3 Common Mistakes When Learning To Sing Rock

By June 12, 2017 Singing Tips
Rock singing

As a rock vocalist myself, I am very familiar with the trials and tribulations. Most voice teachers don’t want to touch the songs you want to sing with a twenty foot pole. As someone who wanted to scream out Melissa Etheridge and Janis Joplin, using my Julie Andrews voice was not the highest on the priority scale for me.

Now that I’m a voice coach myself, I understand the process of learning to walk before you run. So let me touch on a few keys mistakes I made and that most of my rock vocalists make when taking voice lessons.

Believing that studying good vocal technique will make you sound wimpy

When we start with lessons, we want to go 100MPH right out of the gate. We want to able to hit high notes with power and use vocal grit ‘till our heart’s content. Unfortunately, most rock vocalists try to do this without a proper foundation, which can be pretty damaging to the voice.

Learning about vocal control, breath control and vocal resonance solves most of the problems my rock singers encounter. Focused exercises like a 5-tone scale on ‘HMMM’, ‘huNNN’ and ‘huNG’ can help you develop great resonance and help keep that ‘forward’ feeling for increased power. If you have trouble finding that forward feeling, using the ‘twang’ vocal quality can help a lot early on in your training.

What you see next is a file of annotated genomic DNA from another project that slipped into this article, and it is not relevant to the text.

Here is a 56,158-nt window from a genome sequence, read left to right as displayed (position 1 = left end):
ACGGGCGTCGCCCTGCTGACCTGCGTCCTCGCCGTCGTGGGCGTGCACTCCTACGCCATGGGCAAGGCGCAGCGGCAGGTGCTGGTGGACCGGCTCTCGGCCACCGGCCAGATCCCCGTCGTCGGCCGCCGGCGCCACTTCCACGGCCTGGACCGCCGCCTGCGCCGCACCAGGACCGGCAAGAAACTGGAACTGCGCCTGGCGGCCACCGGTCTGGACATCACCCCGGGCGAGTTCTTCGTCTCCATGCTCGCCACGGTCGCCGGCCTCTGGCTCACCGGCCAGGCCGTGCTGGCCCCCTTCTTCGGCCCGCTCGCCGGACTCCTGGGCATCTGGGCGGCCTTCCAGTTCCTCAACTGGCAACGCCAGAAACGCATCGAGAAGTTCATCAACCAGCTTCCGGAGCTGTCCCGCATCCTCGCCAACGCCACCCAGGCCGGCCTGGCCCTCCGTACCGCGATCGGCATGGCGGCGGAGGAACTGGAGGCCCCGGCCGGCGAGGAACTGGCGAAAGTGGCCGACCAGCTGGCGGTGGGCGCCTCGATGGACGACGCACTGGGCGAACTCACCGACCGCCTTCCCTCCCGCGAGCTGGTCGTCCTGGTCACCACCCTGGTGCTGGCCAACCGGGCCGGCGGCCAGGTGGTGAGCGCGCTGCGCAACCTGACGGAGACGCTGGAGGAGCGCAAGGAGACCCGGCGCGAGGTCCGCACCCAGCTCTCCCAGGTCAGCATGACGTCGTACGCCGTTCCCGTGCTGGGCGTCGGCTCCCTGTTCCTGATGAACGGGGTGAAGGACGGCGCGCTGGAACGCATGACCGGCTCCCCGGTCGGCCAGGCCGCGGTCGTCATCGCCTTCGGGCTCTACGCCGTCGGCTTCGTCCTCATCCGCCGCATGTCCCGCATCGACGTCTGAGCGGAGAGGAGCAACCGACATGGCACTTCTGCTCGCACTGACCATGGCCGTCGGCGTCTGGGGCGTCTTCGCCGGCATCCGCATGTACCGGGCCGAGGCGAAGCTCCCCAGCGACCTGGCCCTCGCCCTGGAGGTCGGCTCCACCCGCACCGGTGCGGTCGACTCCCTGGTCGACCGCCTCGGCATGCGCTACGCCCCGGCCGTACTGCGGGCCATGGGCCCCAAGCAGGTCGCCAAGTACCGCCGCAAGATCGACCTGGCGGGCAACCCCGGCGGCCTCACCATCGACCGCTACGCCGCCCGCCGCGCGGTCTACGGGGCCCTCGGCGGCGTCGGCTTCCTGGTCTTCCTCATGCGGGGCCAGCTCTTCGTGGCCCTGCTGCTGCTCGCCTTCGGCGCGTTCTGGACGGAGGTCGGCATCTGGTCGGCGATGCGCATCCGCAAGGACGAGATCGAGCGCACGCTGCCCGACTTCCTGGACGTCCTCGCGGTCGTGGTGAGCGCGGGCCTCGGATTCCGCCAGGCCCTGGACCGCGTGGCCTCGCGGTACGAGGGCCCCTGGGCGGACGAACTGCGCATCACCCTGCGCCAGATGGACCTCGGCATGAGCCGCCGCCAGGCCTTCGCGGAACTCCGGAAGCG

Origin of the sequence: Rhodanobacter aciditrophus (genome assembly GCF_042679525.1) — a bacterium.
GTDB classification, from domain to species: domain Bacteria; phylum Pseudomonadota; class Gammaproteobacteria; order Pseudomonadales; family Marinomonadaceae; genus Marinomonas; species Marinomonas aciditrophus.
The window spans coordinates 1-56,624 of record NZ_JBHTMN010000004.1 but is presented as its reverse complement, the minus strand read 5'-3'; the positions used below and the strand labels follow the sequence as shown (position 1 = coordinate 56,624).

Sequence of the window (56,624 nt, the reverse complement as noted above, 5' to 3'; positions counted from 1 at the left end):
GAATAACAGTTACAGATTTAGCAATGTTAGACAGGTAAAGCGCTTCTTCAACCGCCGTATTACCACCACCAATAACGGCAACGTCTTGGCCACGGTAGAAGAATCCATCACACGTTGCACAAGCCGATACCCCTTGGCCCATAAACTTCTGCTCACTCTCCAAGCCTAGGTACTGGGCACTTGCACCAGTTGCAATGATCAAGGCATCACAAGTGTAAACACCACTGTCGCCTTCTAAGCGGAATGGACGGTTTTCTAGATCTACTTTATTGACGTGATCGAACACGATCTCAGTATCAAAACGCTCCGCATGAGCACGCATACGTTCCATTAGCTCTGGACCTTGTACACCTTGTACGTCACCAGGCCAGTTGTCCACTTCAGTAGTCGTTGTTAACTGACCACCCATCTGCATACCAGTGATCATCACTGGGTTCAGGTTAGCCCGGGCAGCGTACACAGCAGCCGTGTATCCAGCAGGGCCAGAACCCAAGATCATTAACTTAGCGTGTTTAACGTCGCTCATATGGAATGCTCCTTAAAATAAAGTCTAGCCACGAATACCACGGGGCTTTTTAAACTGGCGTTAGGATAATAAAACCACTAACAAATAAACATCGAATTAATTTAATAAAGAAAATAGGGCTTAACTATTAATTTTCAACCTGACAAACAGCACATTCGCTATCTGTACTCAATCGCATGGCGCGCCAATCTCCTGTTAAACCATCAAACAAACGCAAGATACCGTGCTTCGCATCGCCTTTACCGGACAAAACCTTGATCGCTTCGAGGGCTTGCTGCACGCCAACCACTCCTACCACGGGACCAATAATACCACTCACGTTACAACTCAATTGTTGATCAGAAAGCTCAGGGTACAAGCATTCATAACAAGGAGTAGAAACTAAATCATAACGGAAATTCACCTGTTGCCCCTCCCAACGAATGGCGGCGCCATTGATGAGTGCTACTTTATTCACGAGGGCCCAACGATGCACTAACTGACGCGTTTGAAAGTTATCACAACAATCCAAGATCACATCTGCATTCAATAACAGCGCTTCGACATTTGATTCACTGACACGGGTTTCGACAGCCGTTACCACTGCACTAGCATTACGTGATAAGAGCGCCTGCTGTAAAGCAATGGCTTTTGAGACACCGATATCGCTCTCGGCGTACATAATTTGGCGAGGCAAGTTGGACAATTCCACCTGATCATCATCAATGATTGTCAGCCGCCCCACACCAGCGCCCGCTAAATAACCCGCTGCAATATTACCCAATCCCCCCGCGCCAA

Ultimately, great vocal technique will give you better control over your voice, more power, and add longevity to your career. In order to do this, I have to teach my rock vocalists how to back off their voices first before I can teach them how to ‘lean in’ to it for maximum power. This seems counterintuitive to the long term goal, but it is necessary.

Many great rock stars, including the late, great Chris Cornell worked with vocal coaches to keep themselves at their best. Here’s a great quote from Heart lead vocalist, Ann Wilson, on keeping her iconic voice in shape:

“It’s just a part of your body like any other one. You have to be careful about it and exercise it right and warm it up and not do things that are harmful, like smoking, drinking and doing drugs. Things like that are really bad for singers.” (http://www.theaquarian.com/2017/04/05/an-interview-with-ann-wilson-of-heart-a-change-of-pace/)

Pushing at the high notes will help you sound louder

Yelling is what happens when rock vocalists try to get aggressive without a good foundation in vocal technique. It sounds bad and amateur. Trust me. Without fail, almost 100% of the rock vocalists I have worked with over the years try to produce their belts and screams by pushing at their throats.

That is a giant no no, but it’s understandable why singers arrive at this point in their singing. Rock coach Melissa Cross puts it well here:

Pushing creates massive amounts of tension, will cause you to go flat on higher pitches and can easily decrease the volume of your notes. NOT increase it. It’s important to welcome this idea into your world if you want to succeed in belting.

Once the vocal folds and airflow are working well together, it is the correct placement of the voice in the vocal tract that gets you louder and stronger sound, not pushing. Not only that, it makes singing so much easier and relaxed.